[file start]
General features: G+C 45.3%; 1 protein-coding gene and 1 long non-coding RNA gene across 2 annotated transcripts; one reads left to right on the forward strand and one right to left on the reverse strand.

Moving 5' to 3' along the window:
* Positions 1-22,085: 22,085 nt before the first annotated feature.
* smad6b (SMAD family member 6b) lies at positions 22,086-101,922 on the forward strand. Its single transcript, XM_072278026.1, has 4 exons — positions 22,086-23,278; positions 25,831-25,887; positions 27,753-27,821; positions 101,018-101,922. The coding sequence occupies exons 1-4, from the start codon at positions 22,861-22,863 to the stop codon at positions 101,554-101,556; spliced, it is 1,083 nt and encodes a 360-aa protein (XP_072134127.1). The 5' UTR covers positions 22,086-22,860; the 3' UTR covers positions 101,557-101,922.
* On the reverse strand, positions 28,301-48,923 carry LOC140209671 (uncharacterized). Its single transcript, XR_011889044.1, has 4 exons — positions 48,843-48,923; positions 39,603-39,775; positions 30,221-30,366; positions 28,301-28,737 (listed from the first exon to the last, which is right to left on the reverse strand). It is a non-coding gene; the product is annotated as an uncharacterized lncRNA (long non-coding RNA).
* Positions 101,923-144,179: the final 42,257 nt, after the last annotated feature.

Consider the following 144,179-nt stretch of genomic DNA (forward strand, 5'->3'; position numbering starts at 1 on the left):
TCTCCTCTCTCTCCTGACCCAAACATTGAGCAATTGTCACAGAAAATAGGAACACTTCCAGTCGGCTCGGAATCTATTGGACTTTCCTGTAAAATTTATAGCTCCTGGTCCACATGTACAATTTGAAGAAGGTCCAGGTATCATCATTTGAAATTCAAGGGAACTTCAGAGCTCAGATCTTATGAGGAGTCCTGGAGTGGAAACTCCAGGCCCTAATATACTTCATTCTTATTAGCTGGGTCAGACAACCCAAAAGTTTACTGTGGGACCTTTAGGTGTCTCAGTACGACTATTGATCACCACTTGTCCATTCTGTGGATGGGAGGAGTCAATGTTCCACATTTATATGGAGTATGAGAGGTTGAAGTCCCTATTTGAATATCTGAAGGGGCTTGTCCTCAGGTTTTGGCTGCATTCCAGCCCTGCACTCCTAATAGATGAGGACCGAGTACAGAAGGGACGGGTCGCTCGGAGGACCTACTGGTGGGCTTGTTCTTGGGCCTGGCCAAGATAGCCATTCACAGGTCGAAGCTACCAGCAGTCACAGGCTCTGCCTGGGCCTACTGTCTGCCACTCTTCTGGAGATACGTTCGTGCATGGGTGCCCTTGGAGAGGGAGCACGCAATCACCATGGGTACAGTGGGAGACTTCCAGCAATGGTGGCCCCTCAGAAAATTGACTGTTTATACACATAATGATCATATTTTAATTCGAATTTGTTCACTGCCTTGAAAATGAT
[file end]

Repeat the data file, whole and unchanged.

General features: G+C 45.3%; 1 protein-coding gene and 1 long non-coding RNA gene across 2 annotated transcripts; one reads left to right on the forward strand and one right to left on the reverse strand.

Moving 5' to 3' along the window:
* Positions 1-22,085: 22,085 nt before the first annotated feature.
* smad6b (SMAD family member 6b) lies at positions 22,086-101,922 on the forward strand. Its single transcript, XM_072278026.1, has 4 exons — positions 22,086-23,278; positions 25,831-25,887; positions 27,753-27,821; positions 101,018-101,922. The coding sequence occupies exons 1-4, from the start codon at positions 22,861-22,863 to the stop codon at positions 101,554-101,556; spliced, it is 1,083 nt and encodes a 360-aa protein (XP_072134127.1). The 5' UTR covers positions 22,086-22,860; the 3' UTR covers positions 101,557-101,922.
* On the reverse strand, positions 28,301-48,923 carry LOC140209671 (uncharacterized). Its single transcript, XR_011889044.1, has 4 exons — positions 48,843-48,923; positions 39,603-39,775; positions 30,221-30,366; positions 28,301-28,737 (listed from the first exon to the last, which is right to left on the reverse strand). It is a non-coding gene; the product is annotated as an uncharacterized lncRNA (long non-coding RNA).
* Positions 101,923-144,179: the final 42,257 nt, after the last annotated feature.

Consider the following 144,179-nt stretch of genomic DNA (forward strand, 5'->3'; position numbering starts at 1 on the left):
TCTCCTCTCTCTCCTGACCCAAACATTGAGCAATTGTCACAGAAAATAGGAACACTTCCAGTCGGCTCGGAATCTATTGGACTTTCCTGTAAAATTTATAGCTCCTGGTCCACATGTACAATTTGAAGAAGGTCCAGGTATCATCATTTGAAATTCAAGGGAACTTCAGAGCTCAGATCTTATGAGGAGTCCTGGAGTGGAAACTCCAGGCCCTAATATACTTCATTCTTATTAGCTGGGTCAGACAACCCAAAAGTTTACTGTGGGACCTTTAGGTGTCTCAGTACGACTATTGATCACCACTTGTCCATTCTGTGGATGGGAGGAGTCAATGTTCCACATTTATATGGAGTATGAGAGGTTGAAGTCCCTATTTGAATATCTGAAGGGGCTTGTCCTCAGGTTTTGGCTGCATTCCAGCCCTGCACTCCTAATAGATGAGGACCGAGTACAGAAGGGACGGGTCGCTCGGAGGACCTACTGGTGGGCTTGTTCTTGGGCCTGGCCAAGATAGCCATTCACAGGTCGAAGCTACCAGCAGTCACAGGCTCTGCCTGGGCCTACTGTCTGCCACTCTTCTGGAGATACGTTCGTGCATGGGTGCCCTTGGAGAGGGAGCACGCAATCACCATGGGTACAGTGGGAGACTTCCAGCAATGGTGGCCCCTCAGAAAATTGACTGTTTATACACATAATGATCATATTTTAATTCGAATTTGTTCACTGCCTTGAAAATGAT